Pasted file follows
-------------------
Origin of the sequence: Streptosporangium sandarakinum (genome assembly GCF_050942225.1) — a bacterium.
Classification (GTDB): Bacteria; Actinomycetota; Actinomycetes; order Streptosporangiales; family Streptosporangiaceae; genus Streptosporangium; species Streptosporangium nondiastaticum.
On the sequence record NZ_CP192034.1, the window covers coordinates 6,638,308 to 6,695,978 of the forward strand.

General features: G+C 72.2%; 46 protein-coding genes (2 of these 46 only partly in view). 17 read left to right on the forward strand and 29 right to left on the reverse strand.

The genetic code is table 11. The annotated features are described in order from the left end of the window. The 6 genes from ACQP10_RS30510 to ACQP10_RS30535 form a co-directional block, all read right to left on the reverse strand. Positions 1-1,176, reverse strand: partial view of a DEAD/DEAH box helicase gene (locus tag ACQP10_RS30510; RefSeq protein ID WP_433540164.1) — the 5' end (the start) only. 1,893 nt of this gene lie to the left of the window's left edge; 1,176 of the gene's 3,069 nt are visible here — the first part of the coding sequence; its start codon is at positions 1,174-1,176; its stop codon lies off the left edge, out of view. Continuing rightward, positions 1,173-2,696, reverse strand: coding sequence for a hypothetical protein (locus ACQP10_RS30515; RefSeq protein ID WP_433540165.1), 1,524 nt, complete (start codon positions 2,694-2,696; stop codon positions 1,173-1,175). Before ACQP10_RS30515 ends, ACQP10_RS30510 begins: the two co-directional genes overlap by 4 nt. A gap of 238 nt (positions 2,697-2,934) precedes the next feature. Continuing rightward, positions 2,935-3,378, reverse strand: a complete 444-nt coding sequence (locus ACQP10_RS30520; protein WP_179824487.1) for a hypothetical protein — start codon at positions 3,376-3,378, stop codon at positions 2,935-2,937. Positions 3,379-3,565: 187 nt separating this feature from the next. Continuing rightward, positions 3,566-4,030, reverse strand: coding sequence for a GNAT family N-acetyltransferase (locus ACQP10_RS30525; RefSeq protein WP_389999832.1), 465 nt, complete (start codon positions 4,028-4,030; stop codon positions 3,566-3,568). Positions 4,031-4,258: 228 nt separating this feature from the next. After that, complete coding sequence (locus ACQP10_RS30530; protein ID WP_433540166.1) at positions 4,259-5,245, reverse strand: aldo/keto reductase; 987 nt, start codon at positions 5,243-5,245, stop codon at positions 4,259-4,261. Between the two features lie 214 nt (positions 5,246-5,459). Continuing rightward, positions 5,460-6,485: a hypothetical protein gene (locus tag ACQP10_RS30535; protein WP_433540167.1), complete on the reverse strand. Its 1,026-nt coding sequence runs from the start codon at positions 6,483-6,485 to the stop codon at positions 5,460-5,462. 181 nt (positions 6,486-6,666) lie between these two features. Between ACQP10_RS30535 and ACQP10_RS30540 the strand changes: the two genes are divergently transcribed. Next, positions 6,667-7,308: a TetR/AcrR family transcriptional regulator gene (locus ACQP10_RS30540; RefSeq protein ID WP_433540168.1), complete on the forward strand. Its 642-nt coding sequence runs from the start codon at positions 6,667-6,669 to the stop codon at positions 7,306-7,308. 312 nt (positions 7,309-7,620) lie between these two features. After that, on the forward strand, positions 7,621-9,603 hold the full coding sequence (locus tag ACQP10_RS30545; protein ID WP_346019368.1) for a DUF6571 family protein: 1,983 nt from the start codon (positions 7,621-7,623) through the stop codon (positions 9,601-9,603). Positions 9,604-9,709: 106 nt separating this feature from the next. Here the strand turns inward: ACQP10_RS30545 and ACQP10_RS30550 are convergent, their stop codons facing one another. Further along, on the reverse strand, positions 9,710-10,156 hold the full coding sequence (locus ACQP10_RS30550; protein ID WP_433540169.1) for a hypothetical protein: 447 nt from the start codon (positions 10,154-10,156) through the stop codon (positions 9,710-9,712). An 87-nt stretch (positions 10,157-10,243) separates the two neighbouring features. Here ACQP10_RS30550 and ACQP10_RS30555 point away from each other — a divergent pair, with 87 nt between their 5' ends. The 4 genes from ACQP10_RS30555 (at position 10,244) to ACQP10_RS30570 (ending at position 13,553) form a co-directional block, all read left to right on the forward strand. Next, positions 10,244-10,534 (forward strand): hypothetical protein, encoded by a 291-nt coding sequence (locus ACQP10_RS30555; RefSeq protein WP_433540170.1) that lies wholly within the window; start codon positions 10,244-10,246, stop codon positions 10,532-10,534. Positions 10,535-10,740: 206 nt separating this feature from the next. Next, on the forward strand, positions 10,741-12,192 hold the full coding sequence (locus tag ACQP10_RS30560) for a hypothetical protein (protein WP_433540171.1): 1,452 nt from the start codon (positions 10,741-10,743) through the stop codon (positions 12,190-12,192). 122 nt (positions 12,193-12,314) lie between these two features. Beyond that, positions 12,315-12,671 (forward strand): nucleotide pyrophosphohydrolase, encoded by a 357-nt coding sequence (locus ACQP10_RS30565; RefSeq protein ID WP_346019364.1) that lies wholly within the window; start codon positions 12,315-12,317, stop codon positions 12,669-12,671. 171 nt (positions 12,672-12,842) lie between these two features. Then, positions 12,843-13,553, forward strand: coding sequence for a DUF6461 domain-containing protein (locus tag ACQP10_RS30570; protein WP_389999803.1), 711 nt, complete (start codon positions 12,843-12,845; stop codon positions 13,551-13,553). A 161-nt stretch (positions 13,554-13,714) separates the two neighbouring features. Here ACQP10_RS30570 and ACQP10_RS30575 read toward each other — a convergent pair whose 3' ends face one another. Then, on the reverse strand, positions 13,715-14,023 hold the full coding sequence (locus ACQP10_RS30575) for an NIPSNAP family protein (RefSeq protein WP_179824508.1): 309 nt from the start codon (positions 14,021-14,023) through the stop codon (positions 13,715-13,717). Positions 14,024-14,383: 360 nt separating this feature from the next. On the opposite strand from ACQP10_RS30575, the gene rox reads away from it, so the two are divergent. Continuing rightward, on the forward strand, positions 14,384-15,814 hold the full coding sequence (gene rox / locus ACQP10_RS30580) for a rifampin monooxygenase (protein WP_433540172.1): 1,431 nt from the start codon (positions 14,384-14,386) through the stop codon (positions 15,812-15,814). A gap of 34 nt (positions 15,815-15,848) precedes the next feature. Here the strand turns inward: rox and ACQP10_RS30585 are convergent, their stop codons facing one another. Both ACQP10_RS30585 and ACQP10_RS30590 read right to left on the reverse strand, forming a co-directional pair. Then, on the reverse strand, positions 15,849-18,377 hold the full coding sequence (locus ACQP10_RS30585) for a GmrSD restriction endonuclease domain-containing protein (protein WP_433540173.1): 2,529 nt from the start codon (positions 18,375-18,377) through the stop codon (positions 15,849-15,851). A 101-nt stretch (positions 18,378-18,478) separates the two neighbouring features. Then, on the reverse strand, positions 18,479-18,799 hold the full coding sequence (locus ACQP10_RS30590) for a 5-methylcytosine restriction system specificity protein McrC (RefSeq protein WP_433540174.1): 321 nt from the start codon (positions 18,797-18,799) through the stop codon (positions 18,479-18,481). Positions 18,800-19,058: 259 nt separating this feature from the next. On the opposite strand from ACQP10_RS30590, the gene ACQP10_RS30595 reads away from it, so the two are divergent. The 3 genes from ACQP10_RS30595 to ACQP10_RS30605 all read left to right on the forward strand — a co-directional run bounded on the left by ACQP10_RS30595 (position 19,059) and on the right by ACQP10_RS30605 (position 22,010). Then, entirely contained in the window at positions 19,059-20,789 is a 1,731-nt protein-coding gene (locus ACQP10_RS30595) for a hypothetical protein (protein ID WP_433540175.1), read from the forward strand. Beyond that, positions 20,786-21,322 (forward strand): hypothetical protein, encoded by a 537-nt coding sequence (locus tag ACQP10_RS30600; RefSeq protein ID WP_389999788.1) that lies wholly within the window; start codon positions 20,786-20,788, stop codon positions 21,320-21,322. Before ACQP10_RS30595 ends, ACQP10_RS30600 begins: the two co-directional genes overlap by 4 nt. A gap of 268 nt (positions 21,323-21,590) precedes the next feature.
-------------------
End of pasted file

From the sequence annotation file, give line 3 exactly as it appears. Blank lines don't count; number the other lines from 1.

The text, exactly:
On the sequence record NZ_CP192034.1, the window covers coordinates 6,638,308 to 6,695,978 of the forward strand.